Religious faith, Jones says, shouldn't be so much a refuge from the realities of the world as a launching pad for our imaginations. The dean of San Francisco's Grace (Episcopal) Cathedral begins by wondering whether there is a future for faith and concludes that there is, but that faith could be much more meaningful to a greater number of people if religion would shed its adherences to exclusionary, tribal attitudes and strict, dogmatic thinking. Focusing on Christianity, but hurling bouquets and brickbats at all the major religions, Jones doesn't demonize organized religion, nor does he stand up as its loudest cheerleader. Targeting primarily lapsed Catholics, atheists, and the simply lost, he abstracts their by now extremely familiar stories of religion gone bad and actually draws strength for his thesis from such straying believers' damaged faith. No complainer, he proposes ways to reimagine Christianity by embracing those who think differently and releasing notions of dogma as containing the answers to all the questions now and forevermore. Donna Chavez
Copyright © American Library Association. All rights reserved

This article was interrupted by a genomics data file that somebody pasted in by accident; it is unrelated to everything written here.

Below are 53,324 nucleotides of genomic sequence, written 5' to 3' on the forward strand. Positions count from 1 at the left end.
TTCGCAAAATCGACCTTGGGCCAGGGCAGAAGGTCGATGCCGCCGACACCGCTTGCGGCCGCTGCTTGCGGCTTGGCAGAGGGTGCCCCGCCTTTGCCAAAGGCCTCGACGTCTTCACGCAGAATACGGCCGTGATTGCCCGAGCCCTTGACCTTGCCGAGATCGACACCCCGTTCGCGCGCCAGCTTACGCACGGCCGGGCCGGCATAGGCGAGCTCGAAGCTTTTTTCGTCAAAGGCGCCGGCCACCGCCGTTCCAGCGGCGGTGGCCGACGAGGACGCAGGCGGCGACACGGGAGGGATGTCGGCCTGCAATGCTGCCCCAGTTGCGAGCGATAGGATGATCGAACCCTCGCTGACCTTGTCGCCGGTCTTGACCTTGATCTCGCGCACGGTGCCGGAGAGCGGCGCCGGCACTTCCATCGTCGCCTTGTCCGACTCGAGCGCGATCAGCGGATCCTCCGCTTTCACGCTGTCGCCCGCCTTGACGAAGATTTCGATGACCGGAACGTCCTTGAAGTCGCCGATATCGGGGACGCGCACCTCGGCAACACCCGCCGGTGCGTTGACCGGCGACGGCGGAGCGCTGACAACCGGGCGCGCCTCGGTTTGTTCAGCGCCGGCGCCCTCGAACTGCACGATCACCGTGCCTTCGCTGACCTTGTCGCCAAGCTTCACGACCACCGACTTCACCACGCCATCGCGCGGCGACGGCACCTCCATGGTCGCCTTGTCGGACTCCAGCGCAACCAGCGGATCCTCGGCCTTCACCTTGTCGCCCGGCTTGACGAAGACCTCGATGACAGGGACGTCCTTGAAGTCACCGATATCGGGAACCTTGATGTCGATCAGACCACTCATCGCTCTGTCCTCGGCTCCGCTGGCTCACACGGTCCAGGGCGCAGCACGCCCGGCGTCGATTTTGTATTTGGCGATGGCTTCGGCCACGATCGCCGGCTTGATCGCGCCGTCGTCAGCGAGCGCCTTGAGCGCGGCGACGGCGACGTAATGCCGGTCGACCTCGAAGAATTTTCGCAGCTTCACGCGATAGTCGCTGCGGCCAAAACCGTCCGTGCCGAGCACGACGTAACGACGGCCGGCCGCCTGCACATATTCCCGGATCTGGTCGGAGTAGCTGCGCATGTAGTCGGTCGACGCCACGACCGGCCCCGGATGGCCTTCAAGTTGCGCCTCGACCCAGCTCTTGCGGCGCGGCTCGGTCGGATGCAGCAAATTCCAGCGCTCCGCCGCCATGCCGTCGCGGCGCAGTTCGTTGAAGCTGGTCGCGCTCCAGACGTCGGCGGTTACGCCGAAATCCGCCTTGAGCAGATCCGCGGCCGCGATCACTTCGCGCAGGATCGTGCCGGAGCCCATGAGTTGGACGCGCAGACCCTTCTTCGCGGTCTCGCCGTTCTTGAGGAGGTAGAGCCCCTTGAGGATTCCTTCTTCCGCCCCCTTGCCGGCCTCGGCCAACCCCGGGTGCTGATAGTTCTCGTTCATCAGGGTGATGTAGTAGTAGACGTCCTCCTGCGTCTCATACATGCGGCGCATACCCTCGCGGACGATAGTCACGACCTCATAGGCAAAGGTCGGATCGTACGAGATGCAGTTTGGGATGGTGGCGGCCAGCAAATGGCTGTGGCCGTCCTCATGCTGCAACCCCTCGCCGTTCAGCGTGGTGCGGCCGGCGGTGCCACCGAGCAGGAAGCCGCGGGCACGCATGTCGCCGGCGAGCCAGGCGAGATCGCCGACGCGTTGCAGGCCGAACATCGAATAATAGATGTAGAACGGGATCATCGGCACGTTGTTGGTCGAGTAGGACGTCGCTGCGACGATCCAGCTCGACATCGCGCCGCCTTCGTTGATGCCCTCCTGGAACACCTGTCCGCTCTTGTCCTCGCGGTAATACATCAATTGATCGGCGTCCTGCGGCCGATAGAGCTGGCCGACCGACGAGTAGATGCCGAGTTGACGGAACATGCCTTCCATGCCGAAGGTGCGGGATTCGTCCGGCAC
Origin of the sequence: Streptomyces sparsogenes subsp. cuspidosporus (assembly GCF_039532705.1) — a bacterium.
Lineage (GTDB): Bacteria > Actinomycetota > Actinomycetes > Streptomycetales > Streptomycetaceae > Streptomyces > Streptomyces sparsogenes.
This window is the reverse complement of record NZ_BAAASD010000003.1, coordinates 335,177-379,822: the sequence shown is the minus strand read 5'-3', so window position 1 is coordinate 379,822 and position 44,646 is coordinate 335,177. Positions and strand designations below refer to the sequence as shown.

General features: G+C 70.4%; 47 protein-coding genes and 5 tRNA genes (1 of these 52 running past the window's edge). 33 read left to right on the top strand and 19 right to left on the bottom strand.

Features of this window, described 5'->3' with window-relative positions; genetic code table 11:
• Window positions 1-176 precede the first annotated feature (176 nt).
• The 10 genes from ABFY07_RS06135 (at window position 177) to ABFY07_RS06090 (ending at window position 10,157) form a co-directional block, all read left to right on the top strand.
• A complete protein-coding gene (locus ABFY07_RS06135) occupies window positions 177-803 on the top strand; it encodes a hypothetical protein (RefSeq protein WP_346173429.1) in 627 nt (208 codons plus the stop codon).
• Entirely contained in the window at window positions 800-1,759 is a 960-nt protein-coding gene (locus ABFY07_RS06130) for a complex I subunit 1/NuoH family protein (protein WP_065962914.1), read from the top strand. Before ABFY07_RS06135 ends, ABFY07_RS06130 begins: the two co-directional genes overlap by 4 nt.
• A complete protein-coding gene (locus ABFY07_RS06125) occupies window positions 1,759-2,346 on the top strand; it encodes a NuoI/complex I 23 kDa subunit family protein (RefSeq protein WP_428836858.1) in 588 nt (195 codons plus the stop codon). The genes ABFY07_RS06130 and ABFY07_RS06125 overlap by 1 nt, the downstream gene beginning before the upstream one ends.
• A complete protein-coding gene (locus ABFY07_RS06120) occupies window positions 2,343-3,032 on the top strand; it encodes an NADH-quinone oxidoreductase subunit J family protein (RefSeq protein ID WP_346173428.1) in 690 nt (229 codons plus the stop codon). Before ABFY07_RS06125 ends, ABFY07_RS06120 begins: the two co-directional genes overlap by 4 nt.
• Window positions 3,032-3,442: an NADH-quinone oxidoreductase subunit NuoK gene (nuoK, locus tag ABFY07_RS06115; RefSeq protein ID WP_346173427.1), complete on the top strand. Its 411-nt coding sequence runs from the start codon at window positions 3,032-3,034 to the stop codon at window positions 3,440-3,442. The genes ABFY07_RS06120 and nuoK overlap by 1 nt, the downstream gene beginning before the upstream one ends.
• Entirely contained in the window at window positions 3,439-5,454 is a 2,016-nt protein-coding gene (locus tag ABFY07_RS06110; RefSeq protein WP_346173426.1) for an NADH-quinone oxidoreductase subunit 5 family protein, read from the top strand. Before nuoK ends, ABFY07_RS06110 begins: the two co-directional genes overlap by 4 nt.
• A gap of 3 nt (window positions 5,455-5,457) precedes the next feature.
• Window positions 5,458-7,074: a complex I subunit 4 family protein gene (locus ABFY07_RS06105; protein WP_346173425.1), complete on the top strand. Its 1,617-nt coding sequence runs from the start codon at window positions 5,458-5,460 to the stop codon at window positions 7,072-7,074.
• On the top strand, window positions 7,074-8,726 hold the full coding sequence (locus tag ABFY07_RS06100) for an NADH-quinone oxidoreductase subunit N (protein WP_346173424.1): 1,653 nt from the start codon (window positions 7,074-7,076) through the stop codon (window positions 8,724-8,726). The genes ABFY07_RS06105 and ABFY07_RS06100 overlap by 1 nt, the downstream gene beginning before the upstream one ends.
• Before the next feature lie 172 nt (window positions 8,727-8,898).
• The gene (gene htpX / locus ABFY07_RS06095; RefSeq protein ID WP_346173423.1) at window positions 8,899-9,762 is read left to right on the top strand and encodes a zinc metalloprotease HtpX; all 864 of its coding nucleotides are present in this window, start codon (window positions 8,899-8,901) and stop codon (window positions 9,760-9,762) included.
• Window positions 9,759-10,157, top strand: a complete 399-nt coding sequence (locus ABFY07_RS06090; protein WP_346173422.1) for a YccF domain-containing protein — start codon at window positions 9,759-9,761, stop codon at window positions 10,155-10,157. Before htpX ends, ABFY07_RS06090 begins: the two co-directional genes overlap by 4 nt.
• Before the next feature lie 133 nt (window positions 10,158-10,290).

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Customer Reviews

3.7 out of 5 stars
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Most Helpful Customer Reviews

41 of 48 people found the following review helpful By Leigh Ann on December 27, 2004
Format: Hardcover
Christianity took a wrong turn somewhere back and is painfully broken. This is not a book of blame but a book about redemption. The world is changing and there is an opportunity to begin again and reimage the story of our faith. This book is confirmation that there is movement in our society towards a maturing faith that lives out of the inclusive love of Jesus, not the exclusive shame of the church. Read it only if you have faith enough to question history, theology and tradition.
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10 of 10 people found the following review helpful By R. Hochwalt on June 28, 2007
Format: Hardcover Verified Purchase